Genetic Testing for Breast CancerIntensive genetic counseling is required before undergoing genetic tests for breast cancer. During this educational counseling session, the health care provider can fully explain the benefits and risks of genetic testing and answer any questions you may have. You will also be required to sign a consent form prior to participating in any genetic tests. The form is an agreement between you and your doctor, showing that you have discussed the test and how its results might affect your family.
How Common Is Breast Cancer in Teens? CausesBreast cancer in teenagers is extremely rare, occurring only in about one teen out of a million.
Inflammatory Breast CancerInflammatory breast cancer is an accelerated form of breast cancer that is not usually detected by mammogram or ultrasound. Symptoms of inflammatory breast cancer include pain in the breast, skin change in the breast area, bruise on the breast,sudden swelling of the breast, nipple retraction or discharge, and swelling of the lymph nodes.
Male Breast CancerMale breast cancer accounts for 1% of all breast cancers, and most cases are found in men between the ages of 60 and 70. A man's risk of developing breast cancer is one in 1,000. Signs and symptoms include a firm mass located below the nipple and skin changes around the nipple, including puckering, redness or scaling, retraction and ulceration of the nipple. Treatment depends upon staging and the health of the patient.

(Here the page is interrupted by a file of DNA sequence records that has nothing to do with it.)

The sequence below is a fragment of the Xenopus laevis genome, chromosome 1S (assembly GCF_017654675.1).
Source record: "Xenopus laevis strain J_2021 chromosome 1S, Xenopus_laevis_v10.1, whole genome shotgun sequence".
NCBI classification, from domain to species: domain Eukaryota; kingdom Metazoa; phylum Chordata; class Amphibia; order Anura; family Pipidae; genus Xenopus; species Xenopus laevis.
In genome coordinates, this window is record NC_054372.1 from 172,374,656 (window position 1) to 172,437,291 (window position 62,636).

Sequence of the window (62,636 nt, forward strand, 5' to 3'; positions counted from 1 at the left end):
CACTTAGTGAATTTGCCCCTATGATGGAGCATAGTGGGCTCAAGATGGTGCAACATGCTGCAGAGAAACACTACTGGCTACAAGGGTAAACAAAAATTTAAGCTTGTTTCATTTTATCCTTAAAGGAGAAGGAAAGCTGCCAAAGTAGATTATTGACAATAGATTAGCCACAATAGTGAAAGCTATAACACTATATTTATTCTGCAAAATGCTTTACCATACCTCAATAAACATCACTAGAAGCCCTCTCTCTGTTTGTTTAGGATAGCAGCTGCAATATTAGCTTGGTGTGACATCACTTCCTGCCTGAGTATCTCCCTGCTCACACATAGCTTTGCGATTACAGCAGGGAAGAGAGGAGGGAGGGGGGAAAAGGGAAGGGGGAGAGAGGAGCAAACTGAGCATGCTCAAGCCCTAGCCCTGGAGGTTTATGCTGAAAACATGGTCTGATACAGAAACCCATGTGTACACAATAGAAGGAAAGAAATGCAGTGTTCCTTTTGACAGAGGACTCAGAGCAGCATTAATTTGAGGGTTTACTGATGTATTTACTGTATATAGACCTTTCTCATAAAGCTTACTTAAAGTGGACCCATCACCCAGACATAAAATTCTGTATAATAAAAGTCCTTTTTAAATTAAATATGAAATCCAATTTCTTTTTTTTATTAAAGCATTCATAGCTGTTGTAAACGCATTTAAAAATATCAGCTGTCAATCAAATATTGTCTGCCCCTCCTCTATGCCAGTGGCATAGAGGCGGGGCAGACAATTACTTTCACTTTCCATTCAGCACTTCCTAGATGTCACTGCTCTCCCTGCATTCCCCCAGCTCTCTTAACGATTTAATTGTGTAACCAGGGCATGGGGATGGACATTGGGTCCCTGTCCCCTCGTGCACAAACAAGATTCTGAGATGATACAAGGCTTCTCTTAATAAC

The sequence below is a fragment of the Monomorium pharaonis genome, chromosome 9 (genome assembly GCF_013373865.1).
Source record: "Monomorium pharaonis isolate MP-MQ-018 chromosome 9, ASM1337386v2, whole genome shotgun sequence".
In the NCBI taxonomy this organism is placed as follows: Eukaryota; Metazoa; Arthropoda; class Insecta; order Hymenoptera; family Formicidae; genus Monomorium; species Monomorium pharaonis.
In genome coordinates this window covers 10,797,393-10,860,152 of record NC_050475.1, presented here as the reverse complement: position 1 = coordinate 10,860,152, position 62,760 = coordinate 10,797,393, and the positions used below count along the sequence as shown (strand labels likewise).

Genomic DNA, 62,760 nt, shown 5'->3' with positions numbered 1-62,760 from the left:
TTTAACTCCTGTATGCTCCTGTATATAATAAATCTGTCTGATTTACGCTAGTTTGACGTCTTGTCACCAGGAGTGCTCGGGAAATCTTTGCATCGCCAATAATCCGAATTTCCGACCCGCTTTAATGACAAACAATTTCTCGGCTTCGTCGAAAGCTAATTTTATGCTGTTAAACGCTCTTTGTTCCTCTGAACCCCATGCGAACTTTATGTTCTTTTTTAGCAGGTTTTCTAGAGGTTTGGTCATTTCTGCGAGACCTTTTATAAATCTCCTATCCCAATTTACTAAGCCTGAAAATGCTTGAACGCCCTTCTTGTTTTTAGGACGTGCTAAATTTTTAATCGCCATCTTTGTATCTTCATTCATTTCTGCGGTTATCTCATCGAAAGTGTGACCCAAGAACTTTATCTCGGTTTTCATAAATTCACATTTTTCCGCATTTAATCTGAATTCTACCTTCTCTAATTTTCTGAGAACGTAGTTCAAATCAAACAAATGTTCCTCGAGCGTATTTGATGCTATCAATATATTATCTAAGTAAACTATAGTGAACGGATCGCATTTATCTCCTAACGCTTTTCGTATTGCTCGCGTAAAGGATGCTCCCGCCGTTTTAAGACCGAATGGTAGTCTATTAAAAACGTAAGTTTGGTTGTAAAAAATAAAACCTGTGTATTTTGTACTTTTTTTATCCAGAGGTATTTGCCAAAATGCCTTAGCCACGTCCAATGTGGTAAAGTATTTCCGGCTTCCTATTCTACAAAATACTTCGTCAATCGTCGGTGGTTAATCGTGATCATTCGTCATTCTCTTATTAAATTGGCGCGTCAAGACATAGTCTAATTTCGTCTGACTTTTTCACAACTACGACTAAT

Radiation Therapy for Breast CancerRadiation therapy for breast cancer is a form of treatment that utilizes high-energy rays to kill cancer cells. Check out the center below for more medical references on breast cancer, including multimedia (slideshows, images, and quizzes), related disease conditions, treatment and diagnosis, medications, and prevention or wellness.
Breast Cancer: Visual Guide to Male Breast CancerBreast cancer isn't just a woman's disease. Learn about the symptoms and treatment of male breast cancer, and find out what can put you at risk for this cancer.
What Are the Signs of Metastatic Breast Cancer?Signs of metastatic breast cancer (breast cancer that has spread to other parts of the body) include constant fatigue, constant nausea, loss of appetite and unexplained weight loss.
What Type of Breast Cancer Is Most Likely to Metastasize?While all types of breast cancer have the potential to metastasize, HER2-positive and triple-negative cancers are more likely to metastasize faster than the other types.